The Dark Side of Psychological Strength
The Star Wars saga has become living history. We can all agree that each film release is a great event. This dynamic universe has the support of millions of fans who would surely love to find strength and become Jedis. But, as in life itself, not everyone accepts the light and some end up going over to the dark side.
In our reality, we can understand moving to the dark side as the equivalent of radicalization. Given that radicalization is a group process, social psychology has a lot to say about people embracing the dark side. A particular case we can analyze in the Star Wars saga is Anakin Skywalker’s. Contrary to popular opinion, those who go to the dark side aren’t always less informed, have fewer resources than others, or have mental issues. Going to the dark side actually involves a combination of factors we’ll discuss below.
The need to feel important
When we’re doing something, we can safely assume that we’re doing it because we want a certain outcome. A need comes up and we think of a way to meet that need. After that, the motivation to act appears. In the case of a dark force, the objective is importance. The motivation to be someone important, to make a difference, to be “someone”.
This motivation and search for importance comes up in three different ways. One of them is when we lose importance. We feel humiliation, like the humiliation Anakin Skywalker felt when he was a slave. Or like when the Jedi rejected him or when he heard about his mother’s murder. Humiliation is an important factor when it comes to awakening our search for importance. These are moments when our awareness awakens and we start to feel less and less important.
“The fear of loss is a path to the dark side.”
Another thing that awakens the search for importance is the perception that something is threatening our importance. Kylo Ren, as we saw in the last film in the series, understands that Luke Skywalker is a threat. From Kylo Ren’s point of view, Luke wanted to keep him from becoming a Jedi and gain importance.
Finally, a search for importance also appears when we see the opportunity to gain importance. When someone presents us the opportunity to gain importance, the search awakens. We can see an example of this in Senator Palpatine, also known as Darth Sidious, who murdered his father to become Supreme Chancellor while also becoming the Dark Lord of the Sith.
What the Sith tells us
We can talk about the search for importance all we want, but the truth is that the need to be important isn’t going to lead us directly to the dark side. Once the motivation comes about, our attention directs towards the way we can gain importance. If we’re faced with the questions “How do I become important?” or “How do I become more important?”, our ideologies will give us the answers. While the Jedi doesn’t encourage violence as a way to become more important, the Sith does.
Darth Sidious said that Darth Plagueis was so powerful that he could create life and even keep the people he cared about from dying. But how did he get that power? The Sith promotes the use of violence as the only means to become important. As Darth Vader said, “You underestimate the power of the dark side. If you will not fight, then you will meet your destiny”.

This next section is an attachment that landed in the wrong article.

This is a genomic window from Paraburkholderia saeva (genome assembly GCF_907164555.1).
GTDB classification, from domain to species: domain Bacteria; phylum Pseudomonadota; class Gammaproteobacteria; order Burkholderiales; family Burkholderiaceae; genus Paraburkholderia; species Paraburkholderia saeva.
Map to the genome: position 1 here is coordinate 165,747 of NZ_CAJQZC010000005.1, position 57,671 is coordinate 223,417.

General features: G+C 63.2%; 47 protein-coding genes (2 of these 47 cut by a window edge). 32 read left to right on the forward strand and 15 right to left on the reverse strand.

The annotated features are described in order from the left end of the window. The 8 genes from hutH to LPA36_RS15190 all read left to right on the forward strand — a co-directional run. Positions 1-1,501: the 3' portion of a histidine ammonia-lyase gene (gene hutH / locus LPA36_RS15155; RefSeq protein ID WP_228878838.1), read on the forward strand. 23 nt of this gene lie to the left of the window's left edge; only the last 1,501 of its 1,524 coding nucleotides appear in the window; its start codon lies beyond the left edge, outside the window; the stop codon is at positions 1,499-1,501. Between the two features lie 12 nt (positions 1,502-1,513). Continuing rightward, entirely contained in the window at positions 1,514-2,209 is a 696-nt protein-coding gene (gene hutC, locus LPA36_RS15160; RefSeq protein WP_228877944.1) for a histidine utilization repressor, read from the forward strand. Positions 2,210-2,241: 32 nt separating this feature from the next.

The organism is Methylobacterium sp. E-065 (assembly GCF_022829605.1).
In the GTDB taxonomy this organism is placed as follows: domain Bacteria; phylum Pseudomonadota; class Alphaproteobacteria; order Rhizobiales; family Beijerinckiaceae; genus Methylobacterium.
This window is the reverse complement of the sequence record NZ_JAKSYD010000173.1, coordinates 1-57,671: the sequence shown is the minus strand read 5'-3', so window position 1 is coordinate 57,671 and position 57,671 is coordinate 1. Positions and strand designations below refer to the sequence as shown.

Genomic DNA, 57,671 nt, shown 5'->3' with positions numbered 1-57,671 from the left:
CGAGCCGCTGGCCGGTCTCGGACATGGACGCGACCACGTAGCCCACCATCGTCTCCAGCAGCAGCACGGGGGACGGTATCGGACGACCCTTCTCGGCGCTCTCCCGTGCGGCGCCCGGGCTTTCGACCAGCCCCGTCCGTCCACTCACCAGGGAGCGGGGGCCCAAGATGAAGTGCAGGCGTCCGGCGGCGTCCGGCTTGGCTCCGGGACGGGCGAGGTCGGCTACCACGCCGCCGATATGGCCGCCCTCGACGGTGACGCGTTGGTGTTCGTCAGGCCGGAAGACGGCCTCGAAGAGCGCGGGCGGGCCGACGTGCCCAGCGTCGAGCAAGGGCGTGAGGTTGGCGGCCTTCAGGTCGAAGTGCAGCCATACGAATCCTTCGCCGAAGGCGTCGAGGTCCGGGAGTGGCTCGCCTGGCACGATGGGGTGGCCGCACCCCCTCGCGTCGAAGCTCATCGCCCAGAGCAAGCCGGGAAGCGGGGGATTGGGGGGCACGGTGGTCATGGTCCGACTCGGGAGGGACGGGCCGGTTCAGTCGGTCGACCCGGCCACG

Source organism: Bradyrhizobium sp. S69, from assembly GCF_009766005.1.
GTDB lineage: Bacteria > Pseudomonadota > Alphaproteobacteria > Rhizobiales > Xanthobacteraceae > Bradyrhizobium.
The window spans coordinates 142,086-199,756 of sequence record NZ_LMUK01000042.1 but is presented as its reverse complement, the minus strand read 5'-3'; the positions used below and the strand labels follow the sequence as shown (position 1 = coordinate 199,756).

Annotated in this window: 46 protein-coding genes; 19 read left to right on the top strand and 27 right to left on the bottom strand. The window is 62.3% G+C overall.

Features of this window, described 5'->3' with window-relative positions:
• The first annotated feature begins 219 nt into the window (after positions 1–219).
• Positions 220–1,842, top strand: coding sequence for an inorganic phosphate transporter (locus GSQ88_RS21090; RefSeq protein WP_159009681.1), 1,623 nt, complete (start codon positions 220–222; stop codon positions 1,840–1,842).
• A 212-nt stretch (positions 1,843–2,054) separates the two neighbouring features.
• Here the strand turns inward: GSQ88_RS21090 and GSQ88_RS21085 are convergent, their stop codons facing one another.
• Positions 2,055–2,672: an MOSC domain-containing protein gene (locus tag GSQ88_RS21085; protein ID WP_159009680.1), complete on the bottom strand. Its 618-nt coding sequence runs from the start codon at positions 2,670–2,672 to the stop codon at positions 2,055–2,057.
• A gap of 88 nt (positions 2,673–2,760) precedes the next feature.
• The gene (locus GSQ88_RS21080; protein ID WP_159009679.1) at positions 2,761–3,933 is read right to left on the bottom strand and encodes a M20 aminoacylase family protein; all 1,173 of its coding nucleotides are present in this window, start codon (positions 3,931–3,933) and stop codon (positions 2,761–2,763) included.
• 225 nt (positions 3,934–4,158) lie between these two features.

Bad company on the dark side
Finally, there’s a factor that binds motivation with ideology. It resides within the group. One person alone can be important, but you need a group that accepts you and makes you feel important. In addition, as we already said, that group must have an ideology that encourages violence. In the world of Star Wars, it’s easy to identify that group as the Order of the Sith.
Siths offer people the feeling of importance. They offer unimaginable power, that of the dark side of the Force. Once inside their group, social pressure will lead people to eventually merge their personality with the Sith identity. As Chirrut Imwe said, “I am one with the Force. The Force is with me”. Belonging to the Jedi or the Sith is belonging to something bigger. The only difference is the group’s narrative and ideologies. For example, the Jedi’s narrative is peaceful while the Sith’s narrative is violent.
“When I’m around you, my mind is no longer my own.”
There are also emotions on the dark side
Emotions also play a role in the process that leads to the dark side. The dark side is closely related to negative emotions. Master Yoda explains this to us in this quote, “Fear is the path to the Dark Side. Fear leads to anger. Anger leads to hate. Hate leads to suffering”. Although the relationship between emotions is coherent, the ANCODI hypothesis tells us that the emotions Yoda talks about aren’t the correct ones.
“Fear, anger, aggressiveness, the dark side they are. If one day your life rules, forever your destiny will dominate.”
If a person chooses the dark side, they probably have a combination of those three emotions. Thus, the first emotion that appears is probably anger that comes from injustice. It’s more than likely that the person would direct that anger towards whoever caused the injustice. Anger would lead to contempt, denial, and humiliation. Finally, disgust would appear, which leads them to believe that the only solution is to eliminate the other.
As we’ve seen, in order to reach the dark side, we don’t have to follow a path that eventually turns us into radicals. To turn to the dark side, a combination of factors must occur. As if it were a puzzle, we accept the dark side the moment we put the last piece. Beware of the dark side within you.